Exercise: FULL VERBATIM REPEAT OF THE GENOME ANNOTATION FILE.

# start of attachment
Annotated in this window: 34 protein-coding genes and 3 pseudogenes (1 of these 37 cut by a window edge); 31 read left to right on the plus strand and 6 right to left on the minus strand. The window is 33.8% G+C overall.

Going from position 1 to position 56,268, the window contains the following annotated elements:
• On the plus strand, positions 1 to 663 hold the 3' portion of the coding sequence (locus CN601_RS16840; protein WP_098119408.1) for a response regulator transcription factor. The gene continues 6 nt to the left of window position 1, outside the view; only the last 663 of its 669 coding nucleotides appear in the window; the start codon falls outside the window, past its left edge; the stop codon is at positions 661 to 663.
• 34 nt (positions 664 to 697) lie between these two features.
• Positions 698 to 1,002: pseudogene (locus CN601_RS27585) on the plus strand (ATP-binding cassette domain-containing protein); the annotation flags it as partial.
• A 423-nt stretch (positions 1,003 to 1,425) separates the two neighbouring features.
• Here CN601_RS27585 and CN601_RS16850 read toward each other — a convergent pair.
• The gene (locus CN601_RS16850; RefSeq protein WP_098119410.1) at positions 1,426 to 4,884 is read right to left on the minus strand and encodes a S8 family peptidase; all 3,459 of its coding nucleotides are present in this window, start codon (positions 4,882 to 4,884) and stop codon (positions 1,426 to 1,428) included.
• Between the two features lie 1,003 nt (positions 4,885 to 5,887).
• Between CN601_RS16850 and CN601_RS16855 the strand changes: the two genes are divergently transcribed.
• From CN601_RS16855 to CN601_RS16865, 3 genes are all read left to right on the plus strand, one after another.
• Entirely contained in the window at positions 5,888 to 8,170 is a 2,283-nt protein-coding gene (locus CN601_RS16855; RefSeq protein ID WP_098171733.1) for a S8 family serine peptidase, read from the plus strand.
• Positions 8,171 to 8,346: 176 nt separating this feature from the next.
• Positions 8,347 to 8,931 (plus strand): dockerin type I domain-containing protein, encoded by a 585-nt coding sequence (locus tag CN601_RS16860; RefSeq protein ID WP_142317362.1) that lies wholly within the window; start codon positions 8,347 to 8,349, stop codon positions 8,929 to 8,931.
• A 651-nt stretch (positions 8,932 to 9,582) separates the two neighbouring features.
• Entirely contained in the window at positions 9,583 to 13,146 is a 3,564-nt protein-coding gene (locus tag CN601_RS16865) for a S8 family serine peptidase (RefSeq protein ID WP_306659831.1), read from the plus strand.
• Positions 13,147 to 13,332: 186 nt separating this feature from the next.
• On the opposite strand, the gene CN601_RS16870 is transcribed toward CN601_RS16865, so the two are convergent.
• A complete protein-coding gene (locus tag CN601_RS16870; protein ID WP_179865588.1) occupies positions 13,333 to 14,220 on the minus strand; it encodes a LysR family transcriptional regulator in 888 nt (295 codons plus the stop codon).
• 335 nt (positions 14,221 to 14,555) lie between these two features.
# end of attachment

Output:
Annotated in this window: 34 protein-coding genes and 3 pseudogenes (1 of these 37 cut by a window edge); 31 read left to right on the plus strand and 6 right to left on the minus strand. The window is 33.8% G+C overall.

Going from position 1 to position 56,268, the window contains the following annotated elements:
• On the plus strand, positions 1 to 663 hold the 3' portion of the coding sequence (locus CN601_RS16840; protein WP_098119408.1) for a response regulator transcription factor. The gene continues 6 nt to the left of window position 1, outside the view; only the last 663 of its 669 coding nucleotides appear in the window; the start codon falls outside the window, past its left edge; the stop codon is at positions 661 to 663.
• 34 nt (positions 664 to 697) lie between these two features.
• Positions 698 to 1,002: pseudogene (locus CN601_RS27585) on the plus strand (ATP-binding cassette domain-containing protein); the annotation flags it as partial.
• A 423-nt stretch (positions 1,003 to 1,425) separates the two neighbouring features.
• Here CN601_RS27585 and CN601_RS16850 read toward each other — a convergent pair.
• The gene (locus CN601_RS16850; RefSeq protein WP_098119410.1) at positions 1,426 to 4,884 is read right to left on the minus strand and encodes a S8 family peptidase; all 3,459 of its coding nucleotides are present in this window, start codon (positions 4,882 to 4,884) and stop codon (positions 1,426 to 1,428) included.
• Between the two features lie 1,003 nt (positions 4,885 to 5,887).
• Between CN601_RS16850 and CN601_RS16855 the strand changes: the two genes are divergently transcribed.
• From CN601_RS16855 to CN601_RS16865, 3 genes are all read left to right on the plus strand, one after another.
• Entirely contained in the window at positions 5,888 to 8,170 is a 2,283-nt protein-coding gene (locus CN601_RS16855; RefSeq protein ID WP_098171733.1) for a S8 family serine peptidase, read from the plus strand.
• Positions 8,171 to 8,346: 176 nt separating this feature from the next.
• Positions 8,347 to 8,931 (plus strand): dockerin type I domain-containing protein, encoded by a 585-nt coding sequence (locus tag CN601_RS16860; RefSeq protein ID WP_142317362.1) that lies wholly within the window; start codon positions 8,347 to 8,349, stop codon positions 8,929 to 8,931.
• A 651-nt stretch (positions 8,932 to 9,582) separates the two neighbouring features.
• Entirely contained in the window at positions 9,583 to 13,146 is a 3,564-nt protein-coding gene (locus tag CN601_RS16865) for a S8 family serine peptidase (RefSeq protein ID WP_306659831.1), read from the plus strand.
• Positions 13,147 to 13,332: 186 nt separating this feature from the next.
• On the opposite strand, the gene CN601_RS16870 is transcribed toward CN601_RS16865, so the two are convergent.
• A complete protein-coding gene (locus tag CN601_RS16870; protein ID WP_179865588.1) occupies positions 13,333 to 14,220 on the minus strand; it encodes a LysR family transcriptional regulator in 888 nt (295 codons plus the stop codon).
• 335 nt (positions 14,221 to 14,555) lie between these two features.